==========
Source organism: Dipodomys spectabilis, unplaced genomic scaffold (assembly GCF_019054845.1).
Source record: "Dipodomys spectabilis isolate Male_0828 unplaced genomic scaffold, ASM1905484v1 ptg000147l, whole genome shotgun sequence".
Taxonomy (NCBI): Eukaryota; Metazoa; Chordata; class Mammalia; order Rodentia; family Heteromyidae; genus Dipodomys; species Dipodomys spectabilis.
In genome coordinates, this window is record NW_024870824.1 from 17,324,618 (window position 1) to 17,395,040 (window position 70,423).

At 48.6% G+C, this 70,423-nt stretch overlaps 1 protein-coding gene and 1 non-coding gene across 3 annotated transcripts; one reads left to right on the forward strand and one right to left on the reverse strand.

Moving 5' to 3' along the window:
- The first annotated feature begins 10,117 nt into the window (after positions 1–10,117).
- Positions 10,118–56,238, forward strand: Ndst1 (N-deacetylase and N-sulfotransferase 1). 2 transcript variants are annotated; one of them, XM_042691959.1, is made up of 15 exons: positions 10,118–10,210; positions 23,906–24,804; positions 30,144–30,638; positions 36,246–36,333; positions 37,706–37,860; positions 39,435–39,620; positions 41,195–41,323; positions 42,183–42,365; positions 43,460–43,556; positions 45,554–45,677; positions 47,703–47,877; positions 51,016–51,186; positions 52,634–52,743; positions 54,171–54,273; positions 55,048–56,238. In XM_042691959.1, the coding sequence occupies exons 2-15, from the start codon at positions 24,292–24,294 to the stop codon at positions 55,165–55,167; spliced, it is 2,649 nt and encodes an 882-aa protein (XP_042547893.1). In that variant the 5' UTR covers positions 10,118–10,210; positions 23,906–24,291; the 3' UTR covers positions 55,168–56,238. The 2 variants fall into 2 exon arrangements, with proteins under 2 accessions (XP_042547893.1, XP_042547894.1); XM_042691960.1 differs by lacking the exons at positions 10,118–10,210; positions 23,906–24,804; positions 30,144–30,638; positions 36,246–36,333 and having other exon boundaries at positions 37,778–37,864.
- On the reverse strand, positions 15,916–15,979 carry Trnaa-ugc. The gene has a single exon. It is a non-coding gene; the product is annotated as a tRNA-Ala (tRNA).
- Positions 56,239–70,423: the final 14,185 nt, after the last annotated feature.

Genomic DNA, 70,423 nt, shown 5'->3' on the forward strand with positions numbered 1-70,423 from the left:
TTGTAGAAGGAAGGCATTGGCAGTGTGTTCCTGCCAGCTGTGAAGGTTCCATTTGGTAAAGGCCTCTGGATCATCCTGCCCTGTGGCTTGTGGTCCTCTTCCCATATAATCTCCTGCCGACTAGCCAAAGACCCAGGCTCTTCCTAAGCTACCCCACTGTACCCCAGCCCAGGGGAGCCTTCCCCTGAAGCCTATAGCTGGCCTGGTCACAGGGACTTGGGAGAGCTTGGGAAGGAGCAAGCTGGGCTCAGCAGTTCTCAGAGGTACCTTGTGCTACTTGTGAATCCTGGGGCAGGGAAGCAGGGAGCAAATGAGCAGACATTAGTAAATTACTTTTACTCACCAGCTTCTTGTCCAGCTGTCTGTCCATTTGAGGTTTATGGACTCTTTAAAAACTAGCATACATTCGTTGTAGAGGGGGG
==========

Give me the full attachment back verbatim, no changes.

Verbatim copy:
Source organism: Dipodomys spectabilis, unplaced genomic scaffold (assembly GCF_019054845.1).
Source record: "Dipodomys spectabilis isolate Male_0828 unplaced genomic scaffold, ASM1905484v1 ptg000147l, whole genome shotgun sequence".
Taxonomy (NCBI): Eukaryota; Metazoa; Chordata; class Mammalia; order Rodentia; family Heteromyidae; genus Dipodomys; species Dipodomys spectabilis.
In genome coordinates, this window is record NW_024870824.1 from 17,324,618 (window position 1) to 17,395,040 (window position 70,423).

At 48.6% G+C, this 70,423-nt stretch overlaps 1 protein-coding gene and 1 non-coding gene across 3 annotated transcripts; one reads left to right on the forward strand and one right to left on the reverse strand.

Moving 5' to 3' along the window:
- The first annotated feature begins 10,117 nt into the window (after positions 1–10,117).
- Positions 10,118–56,238, forward strand: Ndst1 (N-deacetylase and N-sulfotransferase 1). 2 transcript variants are annotated; one of them, XM_042691959.1, is made up of 15 exons: positions 10,118–10,210; positions 23,906–24,804; positions 30,144–30,638; positions 36,246–36,333; positions 37,706–37,860; positions 39,435–39,620; positions 41,195–41,323; positions 42,183–42,365; positions 43,460–43,556; positions 45,554–45,677; positions 47,703–47,877; positions 51,016–51,186; positions 52,634–52,743; positions 54,171–54,273; positions 55,048–56,238. In XM_042691959.1, the coding sequence occupies exons 2-15, from the start codon at positions 24,292–24,294 to the stop codon at positions 55,165–55,167; spliced, it is 2,649 nt and encodes an 882-aa protein (XP_042547893.1). In that variant the 5' UTR covers positions 10,118–10,210; positions 23,906–24,291; the 3' UTR covers positions 55,168–56,238. The 2 variants fall into 2 exon arrangements, with proteins under 2 accessions (XP_042547893.1, XP_042547894.1); XM_042691960.1 differs by lacking the exons at positions 10,118–10,210; positions 23,906–24,804; positions 30,144–30,638; positions 36,246–36,333 and having other exon boundaries at positions 37,778–37,864.
- On the reverse strand, positions 15,916–15,979 carry Trnaa-ugc. The gene has a single exon. It is a non-coding gene; the product is annotated as a tRNA-Ala (tRNA).
- Positions 56,239–70,423: the final 14,185 nt, after the last annotated feature.

Genomic DNA, 70,423 nt, shown 5'->3' on the forward strand with positions numbered 1-70,423 from the left:
TTGTAGAAGGAAGGCATTGGCAGTGTGTTCCTGCCAGCTGTGAAGGTTCCATTTGGTAAAGGCCTCTGGATCATCCTGCCCTGTGGCTTGTGGTCCTCTTCCCATATAATCTCCTGCCGACTAGCCAAAGACCCAGGCTCTTCCTAAGCTACCCCACTGTACCCCAGCCCAGGGGAGCCTTCCCCTGAAGCCTATAGCTGGCCTGGTCACAGGGACTTGGGAGAGCTTGGGAAGGAGCAAGCTGGGCTCAGCAGTTCTCAGAGGTACCTTGTGCTACTTGTGAATCCTGGGGCAGGGAAGCAGGGAGCAAATGAGCAGACATTAGTAAATTACTTTTACTCACCAGCTTCTTGTCCAGCTGTCTGTCCATTTGAGGTTTATGGACTCTTTAAAAACTAGCATACATTCGTTGTAGAGGGGGG